In a recent discussion I was having about the writing process, someone brought up the idea that there were two types of writers, those who write like architects, and those whose writing style mirrors a plant germinating out of a seed. The architectural style requires a great deal of planning and forethought, and the act of implementing involves adhering to and carrying out your previous plans (which is not to say that you shouldn't allow the structure of your piece to change based on revelations during your process.) The germinating seed begins with an idea, scene, image, place, or any other spark, and the writer writes out of that spark and finds the story and it's characters through the process of writing.

(This is a false dichotomy, and I'm not at all convinced that these are the only two styles of writing, and I feel like the idea that you can only be one or another is absurd, but they are two very common approaches to writing fiction which are worth considering and also pertinent to this question.)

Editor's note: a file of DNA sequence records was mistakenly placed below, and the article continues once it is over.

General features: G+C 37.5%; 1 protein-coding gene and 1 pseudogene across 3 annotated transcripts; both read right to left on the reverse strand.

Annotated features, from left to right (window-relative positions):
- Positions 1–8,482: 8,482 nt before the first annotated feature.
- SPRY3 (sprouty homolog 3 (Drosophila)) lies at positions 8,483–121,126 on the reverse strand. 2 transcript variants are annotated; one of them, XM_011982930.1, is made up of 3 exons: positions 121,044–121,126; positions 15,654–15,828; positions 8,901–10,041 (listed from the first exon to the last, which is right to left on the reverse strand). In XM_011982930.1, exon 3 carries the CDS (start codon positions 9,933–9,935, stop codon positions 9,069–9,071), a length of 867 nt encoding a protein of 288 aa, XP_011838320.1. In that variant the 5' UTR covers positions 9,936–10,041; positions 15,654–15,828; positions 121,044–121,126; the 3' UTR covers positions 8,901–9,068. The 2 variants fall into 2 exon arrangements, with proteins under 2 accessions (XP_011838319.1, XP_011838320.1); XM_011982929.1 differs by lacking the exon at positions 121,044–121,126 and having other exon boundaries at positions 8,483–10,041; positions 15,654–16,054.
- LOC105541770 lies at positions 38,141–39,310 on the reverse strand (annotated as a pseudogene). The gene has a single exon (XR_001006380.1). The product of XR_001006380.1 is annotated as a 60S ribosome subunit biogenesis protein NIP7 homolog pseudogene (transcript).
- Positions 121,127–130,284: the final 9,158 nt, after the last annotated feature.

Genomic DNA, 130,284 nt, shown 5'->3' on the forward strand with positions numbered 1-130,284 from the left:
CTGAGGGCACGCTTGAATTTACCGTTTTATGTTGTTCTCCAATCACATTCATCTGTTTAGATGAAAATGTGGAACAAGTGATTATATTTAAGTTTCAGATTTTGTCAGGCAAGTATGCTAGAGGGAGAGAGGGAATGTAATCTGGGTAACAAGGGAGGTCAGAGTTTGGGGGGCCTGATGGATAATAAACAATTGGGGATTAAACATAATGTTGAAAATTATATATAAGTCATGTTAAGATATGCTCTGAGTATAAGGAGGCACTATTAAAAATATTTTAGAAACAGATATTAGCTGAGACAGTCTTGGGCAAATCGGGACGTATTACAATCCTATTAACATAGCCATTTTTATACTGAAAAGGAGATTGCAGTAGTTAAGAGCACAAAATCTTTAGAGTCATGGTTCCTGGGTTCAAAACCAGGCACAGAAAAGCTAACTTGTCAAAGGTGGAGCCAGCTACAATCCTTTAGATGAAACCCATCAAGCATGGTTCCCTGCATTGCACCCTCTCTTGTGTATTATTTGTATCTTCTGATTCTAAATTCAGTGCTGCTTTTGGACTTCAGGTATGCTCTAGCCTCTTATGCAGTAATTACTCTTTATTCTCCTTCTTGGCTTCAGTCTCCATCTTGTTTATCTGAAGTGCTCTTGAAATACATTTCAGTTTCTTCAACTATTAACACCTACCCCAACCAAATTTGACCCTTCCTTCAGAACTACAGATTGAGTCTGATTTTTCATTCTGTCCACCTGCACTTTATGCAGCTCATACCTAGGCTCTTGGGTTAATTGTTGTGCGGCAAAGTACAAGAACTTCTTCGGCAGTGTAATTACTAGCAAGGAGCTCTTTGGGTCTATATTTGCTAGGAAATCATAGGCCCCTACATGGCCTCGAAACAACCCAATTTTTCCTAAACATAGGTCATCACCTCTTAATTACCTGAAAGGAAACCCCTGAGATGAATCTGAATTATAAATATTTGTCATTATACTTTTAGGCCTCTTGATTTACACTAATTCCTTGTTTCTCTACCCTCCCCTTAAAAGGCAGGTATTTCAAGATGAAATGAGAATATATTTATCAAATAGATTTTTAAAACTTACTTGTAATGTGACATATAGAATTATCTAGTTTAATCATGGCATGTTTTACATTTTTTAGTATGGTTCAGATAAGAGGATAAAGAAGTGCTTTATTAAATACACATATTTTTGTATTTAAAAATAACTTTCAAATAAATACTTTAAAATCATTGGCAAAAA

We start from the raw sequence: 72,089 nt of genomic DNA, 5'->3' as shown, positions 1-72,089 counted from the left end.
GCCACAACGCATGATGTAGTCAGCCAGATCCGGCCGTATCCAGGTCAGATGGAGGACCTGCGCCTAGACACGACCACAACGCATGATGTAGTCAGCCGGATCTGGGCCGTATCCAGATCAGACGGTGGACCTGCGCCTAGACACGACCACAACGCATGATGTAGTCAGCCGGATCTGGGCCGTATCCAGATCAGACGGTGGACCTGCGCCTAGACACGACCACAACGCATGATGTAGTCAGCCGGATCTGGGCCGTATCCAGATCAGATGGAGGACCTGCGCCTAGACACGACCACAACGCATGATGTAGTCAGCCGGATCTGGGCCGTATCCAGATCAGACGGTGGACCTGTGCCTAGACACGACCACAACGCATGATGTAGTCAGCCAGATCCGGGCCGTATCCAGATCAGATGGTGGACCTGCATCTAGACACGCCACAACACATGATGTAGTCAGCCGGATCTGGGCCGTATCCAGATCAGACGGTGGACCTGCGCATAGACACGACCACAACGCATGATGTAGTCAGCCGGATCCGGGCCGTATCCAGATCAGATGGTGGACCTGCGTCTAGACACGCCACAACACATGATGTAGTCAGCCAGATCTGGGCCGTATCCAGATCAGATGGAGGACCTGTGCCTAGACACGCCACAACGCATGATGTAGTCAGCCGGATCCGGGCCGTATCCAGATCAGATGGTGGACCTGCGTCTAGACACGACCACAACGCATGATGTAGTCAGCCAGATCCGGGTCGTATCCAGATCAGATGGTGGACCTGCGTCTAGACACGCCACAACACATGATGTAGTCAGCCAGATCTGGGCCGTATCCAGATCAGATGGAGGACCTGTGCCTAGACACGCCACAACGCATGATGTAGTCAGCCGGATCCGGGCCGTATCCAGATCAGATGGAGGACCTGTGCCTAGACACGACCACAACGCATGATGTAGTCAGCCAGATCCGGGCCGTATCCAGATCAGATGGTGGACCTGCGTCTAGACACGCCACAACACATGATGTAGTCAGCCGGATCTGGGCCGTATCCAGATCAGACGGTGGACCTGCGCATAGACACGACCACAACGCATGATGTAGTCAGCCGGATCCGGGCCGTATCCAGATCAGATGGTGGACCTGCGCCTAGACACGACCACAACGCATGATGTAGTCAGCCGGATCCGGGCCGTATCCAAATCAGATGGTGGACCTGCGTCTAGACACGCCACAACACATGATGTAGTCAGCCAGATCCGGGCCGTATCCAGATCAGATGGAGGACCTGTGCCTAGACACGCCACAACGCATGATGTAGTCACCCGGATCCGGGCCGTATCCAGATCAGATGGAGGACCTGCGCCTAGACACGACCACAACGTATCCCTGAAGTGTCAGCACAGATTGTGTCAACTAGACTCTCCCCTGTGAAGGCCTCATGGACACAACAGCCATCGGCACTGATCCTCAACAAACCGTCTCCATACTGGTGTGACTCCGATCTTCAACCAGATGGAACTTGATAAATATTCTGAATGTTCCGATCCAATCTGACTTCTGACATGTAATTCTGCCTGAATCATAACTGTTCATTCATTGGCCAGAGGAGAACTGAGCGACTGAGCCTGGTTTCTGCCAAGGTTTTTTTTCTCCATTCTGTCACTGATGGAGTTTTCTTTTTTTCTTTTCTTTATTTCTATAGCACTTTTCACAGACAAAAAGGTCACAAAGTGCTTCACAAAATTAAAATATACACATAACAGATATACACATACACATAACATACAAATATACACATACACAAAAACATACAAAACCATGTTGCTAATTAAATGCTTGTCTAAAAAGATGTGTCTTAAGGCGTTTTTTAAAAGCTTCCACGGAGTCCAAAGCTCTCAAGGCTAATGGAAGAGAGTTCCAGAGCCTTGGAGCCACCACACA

NaNoWriMo does encourage the seed germination model of writing, but that shouldn't stop you from being an architect with your prose. The nice thing about writing out from an initial spark over a short period of time such as a month is that spark-writing has a far lower barrier to entry, making it a great model for someone who wants to write a first draft of a novel in a short amount of time. By choosing to plot out your model, you've given yourself more work before, and during, the writing process. You've already spent a great deal of time working on your world, characters, and plots, so once you begin, you will have a set of guidelines for how your plot and characters should progress. As you begin to write, you may find that your characters develop differently than you expected, and you might need to revise your plot because of these surprising characters. Changing the plot you've worked so hard on might slow down your writing, and generally deter you from completing NaNoWriMo. You may also face the problem of becoming bored with your story — since you know what's going to happen, you might feel less interested in writing compelling prose. Finally, being an architect incurs the problem of not necessarily knowing how long your piece will be. You may have written a plot which you think will take ~65k words. If you realize after a week that you're at ~20k words and only one tenth of the way through your plot, you might become discouraged by the goal of finishing NaNoWriMo in a month.